Thursday, 27 September 2012

Found In Australia. Part Seven.

 There really should not be a need to spend big money on purchasing period correct knives. Most knives off the shelf are not period correct and custom knives can be costly. But second hand shops often sell good butcher knives that make excellent hunting knives. 20th century knives will require a new handle to be period correct, but 19th and 18th century knives are fine as is.
All these knives were found in either a market or a second hand shop with prices ranging from $2.00 to $18.00.

 A French butcher knife.

 Two very similar English butcher knives. The handles are pinned and not riveted which is period correct.
 This blade probably French, was a lot larger than show here, almost twice the size. I reshaped this blade and made and fitted the handle..
 This one is a 20th century knife and not much good as is. The blade is very worn, and the handle is riveted. But the steel is good, and I was thinking of making a jack knife out of it.
 This jack knife has had new bone slab handles fitted.
 English butcher knife with a pinned handle.
This is a great little knife which I presently use as a legging knife. 

Found In Australia. Part Six.

"Steel" refers to the introduction of steel tools by the Macassans. These were highly prized, and traded locally along with tobacco down through the ancient trading routes along songlines which interconnected all the peoples of Australia (at least 500 language groups). This included the famous Pituri Trail (pituri being a native drug plant farmed in Central Australia from time out of memory). These trade routes would have even interlaced with those established by eel farmers in the south of Australia, who built canal systems in towns constructed from stone masonry.

 I found an axe in the Guyra museum not far from where I live. This axe was identical to one shown in "Firearms Traps & Tools of the Mountain Men" by Carl P. Russell.

This adze I found not far from where I live.

 This axe head I found buried in the forest where I live.

This axe head shape dates from the Medieval period through to the 19th century. I found this one buried not far from where I live.

A boarding axe like this one was recently found in Australia.

This auger I found in a second hand shop in Armidale NSW.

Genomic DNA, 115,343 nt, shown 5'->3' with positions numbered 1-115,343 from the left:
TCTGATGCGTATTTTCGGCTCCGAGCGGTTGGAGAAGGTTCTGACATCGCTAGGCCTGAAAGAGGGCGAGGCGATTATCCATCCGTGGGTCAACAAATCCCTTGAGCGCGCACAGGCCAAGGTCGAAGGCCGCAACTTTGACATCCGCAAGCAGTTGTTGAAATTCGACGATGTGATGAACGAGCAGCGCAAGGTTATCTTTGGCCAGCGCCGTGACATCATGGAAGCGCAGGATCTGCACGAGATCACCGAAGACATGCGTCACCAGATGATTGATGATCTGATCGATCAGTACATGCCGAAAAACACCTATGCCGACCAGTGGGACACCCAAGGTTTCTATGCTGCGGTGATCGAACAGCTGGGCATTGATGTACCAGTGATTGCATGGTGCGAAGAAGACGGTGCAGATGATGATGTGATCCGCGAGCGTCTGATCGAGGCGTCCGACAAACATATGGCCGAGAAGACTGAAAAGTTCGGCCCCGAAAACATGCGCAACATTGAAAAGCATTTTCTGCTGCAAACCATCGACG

Wednesday, 26 September 2012

Found In Australia. Part Five.

 Cannon barrel. Found buried in the sand on a beach in the Northern Territory.

 Arabian flintlock pistol. Museum of Victoria.
 Blunderbus. Museum of Victoria.
This 19th century fowler or fusil was made in England .

Found In Australia. Part Four.

One early reference to the wreck that I can find comes from Mr. Alfred Burt, one time Registrar of Titles in Western Australia. The comment was made in the 1870s. He makes the statement: that the wreck is partially buried in mud, unmistakably very old, and probably foreign. The fact that Burt was an educated man of some standing in the community would suggest his observations as being reliable.
His remarks that the wreck was "unmistakably very old and probably foreign" would suggest that he also had some knowledge of ships and it was obviously somewhat different to the many vessels visiting Fremantle at that time. Had the wreck resembled a whaler, sealer, schooner, coastal trader, etc. [as the size of the vessel would fit this type of ship], I would imagine that he would have described it as such.
At the time of Thomas Bindloss
s salvage letter, [1876] Receiver of wrecks Worsley Clifton and Resident Magistrate of Bunbury George Elliott wrote to the Colonel Secretary regarding, and describing a trip to the wreck some 30yrs previously.
If the wreck had been sighted by these men in the 1840
s the above description would certainly suggest pre-settlement.
When the French expedition in 1801 commanded by Nicholas Baudin visited and charted the area, no mention was made of the wreck in any of the many journals kept regarding that voyage.

 The “Search for the Deadwater Wreck” is a project of the Australia on the Map Division of the AHS. It was adopted as a project because of its potential in making Australians aware of their early maritime history and heritage. It also has a particular resonance with hydrography, as I hope will become evident in this presentation.
The Deadwater Wreck is an „undiscovered‟ shipwreck, probably of Dutch origin, dating from the period 1650 to 1750. I use the word „undiscovered‟ advisedly as it was actually seen and reported on by highly credible informants on numerous occasions in the 19th century.
the remains of a vessel of considerable tonnage have been discovered in a shallow estuary near the Vasse Inlet, now quite shut out from the sea, which, from its appearance I should judge to have been wrecked more than two hundred years ago, during which time the land appears to have risen two or three feet [60-90 cm]‟ (Gregory 1861:482)

Found In Australia. Part three.

Tha Batavia. I once saw the Batavia replica in Sydney Harbour. I got close, but was not allowed onboard at that time. The things I remember most about this ship are (1) it was a lot smaller than I expected, and (2) it looked very formiddable!

First known pictures of Australia. The wreck of the Dutch sjip Batavia near Geraldton, West Australia, in 1628.

Batavia (1629)
The Batavia was wrecked during the early hours of the morning on June 4th 1629, after striking a reef in the Houtman Abrolhos Islands.  The reef is now known as the Morning Reef.  There were 341 people on board the Batavia.  Using two boats salvaged from the wreck, most of the passengers and crew were transferred to the nearby islands.  Forty people drowned in the rough seas.

Conservative estimates suggest over 300 passengers and crew of the Dutch East India Company inhabited the Western Australian coastline, as a consequence of being marooned. That seems like a lot of people, though it must be remembered they landed across a period of nearly 100 years (1629 -1727).